Kuwait’s Jazeera Airways give 50,000 free tickets to COVID-19 frontline workers

The tickets can be used to fly to any destination within its network. (File/AFP)
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Updated 03 June 2020

Kuwait’s Jazeera Airways give 50,000 free tickets to COVID-19 frontline workers

  • The airline will distribute 50,000 free tickets to workers across Kuwait as a thank you gift
  • The tickets will be valid until the end of 2021

DUBAI: Kuwaiti airline Jazeera Airways is rewarding frontline workers who played an active role in the fight against the coronavirus with round-trip tickets state news agency KUNA reported.
The airline will distribute 50,000 free tickets to workers across Kuwait as a thank you gift for their continued efforts during the pandemic.
“We are honored to follow the directives of His Highness the Amir Sheikh Sabah Al-Ahmad Al-Jaber Al-Sabah… to the government to reward our fellow frontline workers for their efforts to prioritize the safety of our people in the fight against the pandemic,” the airline’s chairman, Marwan Boodai, said in a statement.
The tickets will be valid until the end of 2021, and can be used to fly to any destination within its network.
To qualify, people have to be nominated and approved by the government.


Revealed: How Iran smuggles weapons to the Houthis

Updated 01 October 2020

Revealed: How Iran smuggles weapons to the Houthis

  • Captured gang tells of route to Yemen through base in Somalia

AL-MUKALLA, Yemen: A captured gang of arms smugglers has revealed how Iran supplies weapons to Houthi militias in Yemen through a base in Somalia.

The Houthis exploit poverty in Yemen to recruit fishermen as weapons smugglers, and send fighters to Iran for military training under cover of “humanitarian” flights from Yemen to Oman, the gang said.

The four smugglers have been interrogated since May, when they were arrested with a cache of weapons in Bab Al-Mandab, the strategic strait joining the Red Sea to the Gulf of Aden.

In video footage broadcast on Yemeni TV, gang leader Alwan Fotaini, a fisherman from Hodeidah, admits he was recruited by the Houthis in 2015. His recruiter, a smuggler called Ahmed Halas, told him he and other fishermen would be based in the Somali coastal city of Berbera, from where they would transport weapons and fuel to the Houthis.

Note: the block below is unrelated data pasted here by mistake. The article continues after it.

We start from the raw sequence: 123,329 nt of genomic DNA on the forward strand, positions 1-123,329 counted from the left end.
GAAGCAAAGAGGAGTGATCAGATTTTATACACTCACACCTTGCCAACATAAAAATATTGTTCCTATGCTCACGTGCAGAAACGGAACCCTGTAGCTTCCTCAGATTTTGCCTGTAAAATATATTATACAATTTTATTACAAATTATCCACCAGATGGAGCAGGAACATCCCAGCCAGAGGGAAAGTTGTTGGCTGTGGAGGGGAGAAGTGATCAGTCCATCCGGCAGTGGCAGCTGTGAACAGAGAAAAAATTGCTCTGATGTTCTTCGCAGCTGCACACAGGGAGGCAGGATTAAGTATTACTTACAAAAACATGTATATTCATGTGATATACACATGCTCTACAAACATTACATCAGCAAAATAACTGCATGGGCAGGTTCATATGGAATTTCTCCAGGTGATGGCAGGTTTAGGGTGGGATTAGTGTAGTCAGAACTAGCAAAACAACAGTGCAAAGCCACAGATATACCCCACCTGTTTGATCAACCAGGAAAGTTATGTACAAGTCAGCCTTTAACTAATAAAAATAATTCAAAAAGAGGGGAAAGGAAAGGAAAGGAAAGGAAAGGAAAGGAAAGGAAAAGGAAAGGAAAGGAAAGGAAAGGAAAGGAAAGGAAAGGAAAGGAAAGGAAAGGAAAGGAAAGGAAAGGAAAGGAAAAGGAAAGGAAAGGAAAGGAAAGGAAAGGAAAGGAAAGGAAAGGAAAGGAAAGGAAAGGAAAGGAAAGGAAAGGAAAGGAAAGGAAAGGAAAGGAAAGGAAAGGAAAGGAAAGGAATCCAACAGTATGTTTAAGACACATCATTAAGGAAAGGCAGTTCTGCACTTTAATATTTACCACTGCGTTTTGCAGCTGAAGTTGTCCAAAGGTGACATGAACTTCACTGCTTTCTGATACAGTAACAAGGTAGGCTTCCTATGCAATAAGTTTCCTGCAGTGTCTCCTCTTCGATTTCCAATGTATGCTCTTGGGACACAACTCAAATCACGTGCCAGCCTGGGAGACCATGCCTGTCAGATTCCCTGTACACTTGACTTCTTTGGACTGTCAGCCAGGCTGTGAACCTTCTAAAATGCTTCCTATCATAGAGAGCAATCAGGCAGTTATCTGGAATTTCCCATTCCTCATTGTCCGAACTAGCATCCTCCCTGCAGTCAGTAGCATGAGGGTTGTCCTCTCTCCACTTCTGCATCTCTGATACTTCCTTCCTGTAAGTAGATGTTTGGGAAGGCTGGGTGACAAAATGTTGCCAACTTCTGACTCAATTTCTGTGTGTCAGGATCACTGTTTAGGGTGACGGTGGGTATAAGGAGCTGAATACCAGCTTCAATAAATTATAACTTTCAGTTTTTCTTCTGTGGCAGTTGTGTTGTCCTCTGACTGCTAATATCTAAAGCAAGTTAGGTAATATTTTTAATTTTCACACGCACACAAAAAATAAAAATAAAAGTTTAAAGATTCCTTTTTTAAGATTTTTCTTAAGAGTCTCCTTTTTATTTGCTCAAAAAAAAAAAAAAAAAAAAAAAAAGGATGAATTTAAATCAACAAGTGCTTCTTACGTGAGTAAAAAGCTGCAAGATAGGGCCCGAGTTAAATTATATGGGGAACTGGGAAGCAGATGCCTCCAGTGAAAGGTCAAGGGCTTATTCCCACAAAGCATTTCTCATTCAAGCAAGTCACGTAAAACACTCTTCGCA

In late 2015, Fotaini traveled to Sanaa and met a Houthi smuggler called Ibrahim Hassam Halwan, known as Abu Khalel, who would be his contact in Iran. 

This is a complex network that requires constant monitoring, hence the focus on maritime security.

Dr. Theodore Karasik, Security analyst

Pretending to be relatives of wounded fighters, Fotaini, Abu Khalel, and another smuggler called Najeeb Suleiman boarded a humanitarian flight to Oman, and then flew to Iran. They were taken to the port city of Bandar Abbas, where they received training on using GPS, camouflage, steering vessels and maintaining engines.

“We stayed in Bandar Abbas for a month as they were preparing an arms shipment that we would be transporting to Yemen,” Fotaini said.

On Fotaini’s first smuggling mission, his job was to act as a decoy for another boat carrying Iranian weapons to the Houthis. “The plan was for us to call the other boat to change course if anyone intercepted our boat,” he said.

He was then sent to Mahra in Yemen to await new arms shipments. The Houthis sent him data for a location at sea, where he and other smugglers met Abu Khalel with a boat laden with weapons from Iran, which were delivered to the Houthis.

Security analyst Dr. Theodore Karasik said long-standing trade ties between Yemen and Somalia made arms smuggling difficult to stop. “This is a complex network that requires constant monitoring, hence the focus on maritime security,” Karasik, a senior adviser to Gulf State Analytics in Washington, DC, told Arab News.

“The smuggling routes are along traditional lines of communication that intermix with other maritime commerce. The temptation to look the other way is sometimes strong, so sharp attention is required to break these chains.”